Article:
You may remember earlier this month when I posted about a book blogger survey that Shannon (River City Reading), Jennifer (Literate Housewife) and I put together. The results have been in for a couple of weeks, but it’s taken us awhile to dig into them.
Yesterday, Shannon put up our first post on the results, looking at the overall picture of the 310 book bloggers who responded. If you don’t have time to read her very well-done post, here are some quick snapshots about the bloggers who took our survey:
- 61 percent have been blogging for less than four years, about 33 percent have been blogging for four years or longer, and 5 percent were no longer blogging
- 40 percent of bloggers post two or three times per week. About 30 percent post once a week (or less), while the other 30 percent post four or more times per week.
- Very few book bloggers who took the survey have ads on their site or use affiliate links.
- Most book bloggers who are paid to write about books on sites other than their personal blogs have been blogging for more than two years.
In this post, I’m going to look at some of the questions that get at attitudes book bloggers have about book blogging and some of the pressures that impact bloggers.
One sentiment that seems to be common among book bloggers is that the pressure to read and review books can sometimes take the fun out of book blogging. But when we asked bloggers how much pressure they felt to read and review books from publishers/authors — 1 being no pressure, 5 being a lot of pressure — most fell in the middle. Only 5 percent said they felt a lot of pressure, while 27 percent said they felt no pressure at all. When I looked at the age range for bloggers who said they felt a lot of pressure, it was evenly split between younger blogger (less than four years) and older bloggers (up to seven years).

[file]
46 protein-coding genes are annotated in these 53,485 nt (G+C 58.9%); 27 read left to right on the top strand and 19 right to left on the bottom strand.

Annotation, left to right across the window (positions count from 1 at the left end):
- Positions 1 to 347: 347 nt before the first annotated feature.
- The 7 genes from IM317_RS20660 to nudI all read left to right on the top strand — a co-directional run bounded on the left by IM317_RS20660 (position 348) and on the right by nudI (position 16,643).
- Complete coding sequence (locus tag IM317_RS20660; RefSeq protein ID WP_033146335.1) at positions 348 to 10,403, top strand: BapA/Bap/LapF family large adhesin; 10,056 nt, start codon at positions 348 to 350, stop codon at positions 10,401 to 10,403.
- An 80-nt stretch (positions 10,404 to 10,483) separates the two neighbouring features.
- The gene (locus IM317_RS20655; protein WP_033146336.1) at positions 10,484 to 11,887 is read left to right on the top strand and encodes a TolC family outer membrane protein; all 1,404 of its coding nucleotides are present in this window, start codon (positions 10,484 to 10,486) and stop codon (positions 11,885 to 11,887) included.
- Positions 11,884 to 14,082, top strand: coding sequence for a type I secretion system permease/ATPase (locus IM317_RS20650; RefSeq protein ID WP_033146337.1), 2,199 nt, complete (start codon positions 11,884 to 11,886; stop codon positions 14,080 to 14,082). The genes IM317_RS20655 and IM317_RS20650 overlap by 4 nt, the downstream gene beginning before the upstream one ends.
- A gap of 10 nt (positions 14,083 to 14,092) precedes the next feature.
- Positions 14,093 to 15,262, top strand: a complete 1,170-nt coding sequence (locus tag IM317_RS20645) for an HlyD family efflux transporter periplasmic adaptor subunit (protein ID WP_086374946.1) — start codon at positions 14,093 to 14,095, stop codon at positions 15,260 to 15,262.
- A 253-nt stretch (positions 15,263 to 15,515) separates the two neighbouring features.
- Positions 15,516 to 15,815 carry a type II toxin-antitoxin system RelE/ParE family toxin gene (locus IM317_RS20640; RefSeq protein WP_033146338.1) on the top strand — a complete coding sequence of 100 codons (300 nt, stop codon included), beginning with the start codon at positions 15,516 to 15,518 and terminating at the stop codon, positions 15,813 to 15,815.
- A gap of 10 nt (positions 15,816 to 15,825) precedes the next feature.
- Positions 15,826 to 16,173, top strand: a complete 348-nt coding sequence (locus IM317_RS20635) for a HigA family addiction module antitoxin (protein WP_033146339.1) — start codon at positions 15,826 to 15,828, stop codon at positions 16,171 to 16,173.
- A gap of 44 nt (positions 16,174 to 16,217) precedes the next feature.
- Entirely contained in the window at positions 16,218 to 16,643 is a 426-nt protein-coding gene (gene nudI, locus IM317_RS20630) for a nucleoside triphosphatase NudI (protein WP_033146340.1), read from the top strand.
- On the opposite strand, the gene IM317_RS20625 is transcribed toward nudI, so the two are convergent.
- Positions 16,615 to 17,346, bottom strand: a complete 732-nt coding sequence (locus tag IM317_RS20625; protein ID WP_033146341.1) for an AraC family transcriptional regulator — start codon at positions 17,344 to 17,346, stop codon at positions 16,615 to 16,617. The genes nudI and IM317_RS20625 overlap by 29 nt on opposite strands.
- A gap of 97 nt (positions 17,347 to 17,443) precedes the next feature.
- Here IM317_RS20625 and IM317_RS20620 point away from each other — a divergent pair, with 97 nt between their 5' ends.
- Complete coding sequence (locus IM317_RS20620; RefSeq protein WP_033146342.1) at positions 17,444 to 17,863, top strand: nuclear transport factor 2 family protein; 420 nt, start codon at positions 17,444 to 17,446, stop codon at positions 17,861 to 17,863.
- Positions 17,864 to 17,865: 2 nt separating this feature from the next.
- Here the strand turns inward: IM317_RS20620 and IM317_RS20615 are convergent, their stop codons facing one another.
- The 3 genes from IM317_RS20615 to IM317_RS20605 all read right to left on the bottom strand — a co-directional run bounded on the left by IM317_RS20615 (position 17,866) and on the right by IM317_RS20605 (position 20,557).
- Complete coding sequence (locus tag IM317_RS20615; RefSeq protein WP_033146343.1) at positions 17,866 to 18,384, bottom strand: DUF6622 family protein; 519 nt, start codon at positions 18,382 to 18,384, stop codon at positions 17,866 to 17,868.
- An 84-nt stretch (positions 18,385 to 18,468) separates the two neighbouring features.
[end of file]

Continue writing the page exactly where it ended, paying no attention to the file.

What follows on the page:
Part of me wonders if we phrased this question badly. It might have been more revealing to ask whether bloggers felt a personal or internal pressure to read and review certain books, rather than focusing on whether that pressure came from people in the publishing industry (which, now that I look at it again, the question seems to imply).
Next, we asked about life changes that may impact an individual’s ability to continue blogging or may impact their interest in maintaining a site.
For this question, we let respondents chose multiple options, so you can see there are significantly more answers here. However, based on the number of people who chose “Not Applicable” for the second question (33 percent) and my own digging, it appears only about two-thirds of the people surveyed said they’d had significant life event during the time they’d been blogging.
Of the people who said that they seriously considered abandoning their blog, many mentioned a change of job or other significant issues (illnesses, death in the family, changes to family structure) happening during their time blogging. I think even without looking at the results, it’s clear that sometimes our lives get in the way of blogging to a point where some of us (about 26 percent) consider finding a new hobby. Later this week, Jennifer will be looking at the responses from people who are former book bloggers, which may add some context to these results.
Finally, we asked about some of the strategies that blogger’s employ to help get over feelings of apathy towards blogging. I am amazed by the 7 percent of bloggers who said they don’t feel apathy when blogging. About half of those people were young bloggers (less than four years), but the rest were a mix of ages. Good for you guys! A good chunk of bloggers (24 percent) also just take a break from blogging, which I think is a good strategy too. Here are some other strategies bloggers mentioned:
- Asking for guest posts; keeps content flowing without me needing to write as much.
- Writing fewer posts but spending more time on each post. Only posting writing that I am proud of.
- Giving up or taking a break from social media extras or blogging-related projects that take my focus from reading and writing.
- Getting away from ARCs.
- I still blog, but devote less time to it, and don’t promote my posts. Oddly, my traffic usually picks up, which re-energizes me.
- Working through it, allowing myself to write/blog slightly sub-standard content to get out of my funk.
- Usually just need to find something new to feel excited about – new book, author conversation.
I’m also planning to look at two the open-ended questions (“How as blogging impacted your reading?” and “At what point (time or event) did you feel established as a book blogger?”), but this post is getting a little bit long. I’ll back with those answers sometime later in the week.